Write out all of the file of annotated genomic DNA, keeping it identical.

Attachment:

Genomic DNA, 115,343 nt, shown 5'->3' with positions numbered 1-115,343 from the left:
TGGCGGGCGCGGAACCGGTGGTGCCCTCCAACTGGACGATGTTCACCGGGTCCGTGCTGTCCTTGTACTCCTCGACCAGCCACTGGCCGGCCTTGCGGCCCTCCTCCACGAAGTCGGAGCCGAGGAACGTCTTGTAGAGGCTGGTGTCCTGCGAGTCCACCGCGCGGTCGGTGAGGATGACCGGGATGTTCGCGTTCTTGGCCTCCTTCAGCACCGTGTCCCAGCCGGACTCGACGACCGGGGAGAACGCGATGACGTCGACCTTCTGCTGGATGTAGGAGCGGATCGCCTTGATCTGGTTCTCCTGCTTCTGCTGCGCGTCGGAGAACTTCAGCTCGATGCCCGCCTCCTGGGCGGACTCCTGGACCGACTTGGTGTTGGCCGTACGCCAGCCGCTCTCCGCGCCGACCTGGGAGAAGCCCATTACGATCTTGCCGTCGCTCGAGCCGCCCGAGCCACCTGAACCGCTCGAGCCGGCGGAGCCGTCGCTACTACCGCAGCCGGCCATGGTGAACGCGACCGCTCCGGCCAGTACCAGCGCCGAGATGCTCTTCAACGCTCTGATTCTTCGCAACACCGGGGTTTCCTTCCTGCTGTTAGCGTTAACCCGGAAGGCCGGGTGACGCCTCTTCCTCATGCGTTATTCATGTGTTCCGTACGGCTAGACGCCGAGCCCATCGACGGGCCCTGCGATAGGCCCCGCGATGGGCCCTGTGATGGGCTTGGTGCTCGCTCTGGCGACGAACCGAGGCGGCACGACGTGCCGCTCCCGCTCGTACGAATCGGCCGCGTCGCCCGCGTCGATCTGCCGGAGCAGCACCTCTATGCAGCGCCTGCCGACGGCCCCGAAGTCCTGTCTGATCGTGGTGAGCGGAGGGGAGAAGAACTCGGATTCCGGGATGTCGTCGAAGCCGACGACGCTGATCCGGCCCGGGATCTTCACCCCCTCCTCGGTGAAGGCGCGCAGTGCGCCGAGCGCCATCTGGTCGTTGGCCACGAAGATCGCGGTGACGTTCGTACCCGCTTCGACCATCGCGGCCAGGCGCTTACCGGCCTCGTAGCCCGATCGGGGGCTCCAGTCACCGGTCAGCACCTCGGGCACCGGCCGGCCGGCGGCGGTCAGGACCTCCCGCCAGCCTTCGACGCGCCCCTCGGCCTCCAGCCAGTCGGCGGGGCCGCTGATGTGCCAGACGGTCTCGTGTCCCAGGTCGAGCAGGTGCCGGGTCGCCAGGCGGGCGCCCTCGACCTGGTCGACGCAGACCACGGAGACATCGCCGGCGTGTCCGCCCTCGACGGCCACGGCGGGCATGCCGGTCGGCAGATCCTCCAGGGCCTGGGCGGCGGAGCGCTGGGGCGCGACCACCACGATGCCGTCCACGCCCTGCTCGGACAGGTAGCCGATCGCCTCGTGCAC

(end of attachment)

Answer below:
Genomic DNA, 115,343 nt, shown 5'->3' with positions numbered 1-115,343 from the left:
TGGCGGGCGCGGAACCGGTGGTGCCCTCCAACTGGACGATGTTCACCGGGTCCGTGCTGTCCTTGTACTCCTCGACCAGCCACTGGCCGGCCTTGCGGCCCTCCTCCACGAAGTCGGAGCCGAGGAACGTCTTGTAGAGGCTGGTGTCCTGCGAGTCCACCGCGCGGTCGGTGAGGATGACCGGGATGTTCGCGTTCTTGGCCTCCTTCAGCACCGTGTCCCAGCCGGACTCGACGACCGGGGAGAACGCGATGACGTCGACCTTCTGCTGGATGTAGGAGCGGATCGCCTTGATCTGGTTCTCCTGCTTCTGCTGCGCGTCGGAGAACTTCAGCTCGATGCCCGCCTCCTGGGCGGACTCCTGGACCGACTTGGTGTTGGCCGTACGCCAGCCGCTCTCCGCGCCGACCTGGGAGAAGCCCATTACGATCTTGCCGTCGCTCGAGCCGCCCGAGCCACCTGAACCGCTCGAGCCGGCGGAGCCGTCGCTACTACCGCAGCCGGCCATGGTGAACGCGACCGCTCCGGCCAGTACCAGCGCCGAGATGCTCTTCAACGCTCTGATTCTTCGCAACACCGGGGTTTCCTTCCTGCTGTTAGCGTTAACCCGGAAGGCCGGGTGACGCCTCTTCCTCATGCGTTATTCATGTGTTCCGTACGGCTAGACGCCGAGCCCATCGACGGGCCCTGCGATAGGCCCCGCGATGGGCCCTGTGATGGGCTTGGTGCTCGCTCTGGCGACGAACCGAGGCGGCACGACGTGCCGCTCCCGCTCGTACGAATCGGCCGCGTCGCCCGCGTCGATCTGCCGGAGCAGCACCTCTATGCAGCGCCTGCCGACGGCCCCGAAGTCCTGTCTGATCGTGGTGAGCGGAGGGGAGAAGAACTCGGATTCCGGGATGTCGTCGAAGCCGACGACGCTGATCCGGCCCGGGATCTTCACCCCCTCCTCGGTGAAGGCGCGCAGTGCGCCGAGCGCCATCTGGTCGTTGGCCACGAAGATCGCGGTGACGTTCGTACCCGCTTCGACCATCGCGGCCAGGCGCTTACCGGCCTCGTAGCCCGATCGGGGGCTCCAGTCACCGGTCAGCACCTCGGGCACCGGCCGGCCGGCGGCGGTCAGGACCTCCCGCCAGCCTTCGACGCGCCCCTCGGCCTCCAGCCAGTCGGCGGGGCCGCTGATGTGCCAGACGGTCTCGTGTCCCAGGTCGAGCAGGTGCCGGGTCGCCAGGCGGGCGCCCTCGACCTGGTCGACGCAGACCACGGAGACATCGCCGGCGTGTCCGCCCTCGACGGCCACGGCGGGCATGCCGGTCGGCAGATCCTCCAGGGCCTGGGCGGCGGAGCGCTGGGGCGCGACCACCACGATGCCGTCCACGCCCTGCTCGGACAGGTAGCCGATCGCCTCGTGCAC